Dreams are very important in our daily life. It affect us physically, mentally, emotionally and psychologically. Of course, dreams can either be what we experience when we sleep or what we want to achieve. At first, I thought End of Athens was only pointing out to the ability of people to dream while asleep. Then as the story went on, I realized it has a deeper thought, and that is, people have lost the hope of dreaming for their present and their future. 

As much as I love the premise of End of Athens, I just find it hard to believe that people cannot dream anymore when they were asleep. Even if you tell me a million times that it was an effect of the great depression. No can do. Maybe I just didn't find that clear line between the meaning of dreams here. At first, it was about the human ability to dream while asleep. I just didn't buy the idea of needing to have the recessive gene to be able to do that. Because really, dreams are part of the system of our brain and mind. So whether we like it or not, we dream. I just can't really buy that dreams are part of a recessive gene. It's like, since the people of Athens cannot dream for hope, they lost the ability to dream while asleep too. It's just so, I don't know. Weird for me.

Although I don't buy the recessive gene part, I enjoyed Nikos' journey in figuring out how he can help other people to dream. That's where the inspirational meaning of dreaming comes in. Nikos was the only one who have the recessive gene so he was able to dream while asleep. His grandfather's journal help him figure things out. Then he realized that dreaming is also about having hope for the present and future. It was such a gracious moment to think about people having dreams of hope again after being trapped in their body. That was how it felt like for me. The people of Athens were like robots who can think for their selves but they cannot dream for hope.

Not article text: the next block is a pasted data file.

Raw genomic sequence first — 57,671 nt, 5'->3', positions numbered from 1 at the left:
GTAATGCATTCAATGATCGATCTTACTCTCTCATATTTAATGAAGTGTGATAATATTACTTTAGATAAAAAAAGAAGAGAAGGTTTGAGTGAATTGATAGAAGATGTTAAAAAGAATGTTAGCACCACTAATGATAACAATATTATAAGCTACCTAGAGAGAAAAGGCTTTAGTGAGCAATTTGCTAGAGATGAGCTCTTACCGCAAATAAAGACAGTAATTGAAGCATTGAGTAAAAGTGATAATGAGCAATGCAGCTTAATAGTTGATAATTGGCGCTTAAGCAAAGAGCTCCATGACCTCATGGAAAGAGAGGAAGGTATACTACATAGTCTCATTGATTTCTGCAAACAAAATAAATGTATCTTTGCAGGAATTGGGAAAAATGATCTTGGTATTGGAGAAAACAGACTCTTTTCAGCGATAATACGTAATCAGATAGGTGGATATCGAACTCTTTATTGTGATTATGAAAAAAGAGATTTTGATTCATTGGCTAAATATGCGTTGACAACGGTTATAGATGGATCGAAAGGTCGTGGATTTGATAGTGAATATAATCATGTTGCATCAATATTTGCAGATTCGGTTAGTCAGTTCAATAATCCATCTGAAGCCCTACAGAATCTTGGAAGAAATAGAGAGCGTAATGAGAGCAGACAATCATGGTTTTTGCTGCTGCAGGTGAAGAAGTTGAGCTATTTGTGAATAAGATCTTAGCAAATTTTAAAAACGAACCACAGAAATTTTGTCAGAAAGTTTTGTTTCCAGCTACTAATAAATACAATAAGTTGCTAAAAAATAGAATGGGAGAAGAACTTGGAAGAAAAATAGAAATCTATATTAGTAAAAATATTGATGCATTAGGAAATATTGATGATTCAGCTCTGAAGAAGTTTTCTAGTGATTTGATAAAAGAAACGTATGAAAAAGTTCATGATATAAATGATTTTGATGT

The ending of the book is quite controversial for me. It's like it hit a self-destructive button for itself. It was both the beginning and the end. I'm just hoping for the best for the people of Athens, okay.

On a side note, it's just so weird that Nikos didn't know Hades. I don't know. Given that Hades is a big part of their history. So it was a bit confusing for me. Also, I've said 'dream while asleep' for a couple of times. Sorry for the repetition.

End of Athens is a nice fantasy novel about dreams. Despite the fact that this is fantasy, I had the feeling that it was more of an inspirational one. It'll give you the creeps of the thought of not being able to dream while asleep. and even not being able to have dreams of hope. This is surely a nice novel for realizing some things.


  About the Author 
Anthony Michael Karakai was born in Melbourne, Australia, and is a dual citizen of Hungary. Holding an International Business degree, he is also a qualified percussionist and music producer, having studied music extensively since the age of seven. Working in journalism, his work has been published in various magazines and websites. With an insatiable appetite for travel and an eagerness to explore off the beaten path, Karakai travels at every opportunity- his travels and ongoing commitment to exploring the world are what inspires him to write.